Insect-based fishmeal is being explored in light of depleting current protein sources. (Photo: FIS/ Public Domain)
Insects, a potential protein source for fish feed
Thursday, April 08, 2010, 01:10 (GMT + 9)
A team of researchers at the University of Almeria (UAL), with the collaboration of colleagues at the University of Granada (UG) and personnel of the Spanish Oceanography Institute (IEO) are evaluating the possibility of making feed from insects, as an alternative to fishmeal used in aquaculture.
The scientists of the group Aquatic Ecology and Aquaculture explain that the project arose in response to the depletion of current protein sources, a situation that will be a limiting factor for the development of aquaculture industry.
The idea is to develop feed from meal coming from insects, that can be adapted easily to the digestive physiology of the fish.
The research project is funded by the Council of Innovation, Science and Company of Andalusia w ith EUR 98,055.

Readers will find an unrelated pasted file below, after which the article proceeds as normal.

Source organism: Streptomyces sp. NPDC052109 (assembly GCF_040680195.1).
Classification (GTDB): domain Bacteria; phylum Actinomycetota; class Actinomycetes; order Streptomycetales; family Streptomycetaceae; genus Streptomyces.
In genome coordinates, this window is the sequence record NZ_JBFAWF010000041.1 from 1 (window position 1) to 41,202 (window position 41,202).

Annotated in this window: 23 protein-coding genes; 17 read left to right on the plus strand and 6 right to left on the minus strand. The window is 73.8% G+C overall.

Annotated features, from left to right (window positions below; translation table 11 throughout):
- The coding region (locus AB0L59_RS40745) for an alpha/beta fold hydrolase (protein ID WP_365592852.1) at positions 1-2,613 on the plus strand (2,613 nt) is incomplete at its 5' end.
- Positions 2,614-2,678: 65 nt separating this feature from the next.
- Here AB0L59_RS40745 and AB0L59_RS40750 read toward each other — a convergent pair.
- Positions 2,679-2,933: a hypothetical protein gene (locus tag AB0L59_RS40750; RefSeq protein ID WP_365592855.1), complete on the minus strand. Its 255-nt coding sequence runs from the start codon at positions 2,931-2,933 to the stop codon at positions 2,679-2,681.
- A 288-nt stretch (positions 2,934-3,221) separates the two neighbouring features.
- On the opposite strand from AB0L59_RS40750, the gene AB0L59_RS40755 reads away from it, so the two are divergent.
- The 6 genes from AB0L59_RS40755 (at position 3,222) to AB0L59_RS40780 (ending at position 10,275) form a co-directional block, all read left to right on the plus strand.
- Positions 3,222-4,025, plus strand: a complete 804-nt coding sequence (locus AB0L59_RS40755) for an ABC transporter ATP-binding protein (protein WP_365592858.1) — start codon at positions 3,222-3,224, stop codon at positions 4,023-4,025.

The scientists plan on evaluating the effectiveness of this feed in live feeding tests with fish and to assess the quantity and quality of the product, as well as the economic assessment of the use of this meal, the Junta de Andalucia informed.
The researchers will study types of worms, crickets and grasshoppers: Tenebrio molitor, Zophoba morio, Achetra domestica.
They will also use the larva of an lepidopteron (Plodia interpunctella), thanks to the collaboration of
the firm Insectos.med SL, located in El Ejido, Almeria.
“The idea is that these insect-based meals not only be nutritious but also appetizing for the fish,” observed one of the researchers of the UAL participating in the project, Fernando Garcia Barroso.
The new feed will be tested with two aquaculture species:
- Seabream (Sparus aurata), a carnivorous fish that is cultivated in the south of Spain;
- Tilapia (Oreochromis sp.), an omnivorous fish that consumes larvae of insects in its natural habitat.
“We have selected the latter as representative of fresh water species and for the particular interest there is in developing its breeding in Almeria, in addition to its global projection and high productivity,” explained the person in charge of the project in the UAL, Maria Jose Sanchez-Muros.
"An undeniable fact is that the limiting factor for aquaculture will be the availability of this meal. If insect-based foods boast the same nutritious effectiveness and show that aquaculture productions maintain the same rate of growth, it is possible to think of the use of these meals as a more adapted element than vegetal foods when elaborating feed for fish,” she concluded.
By Analia Murias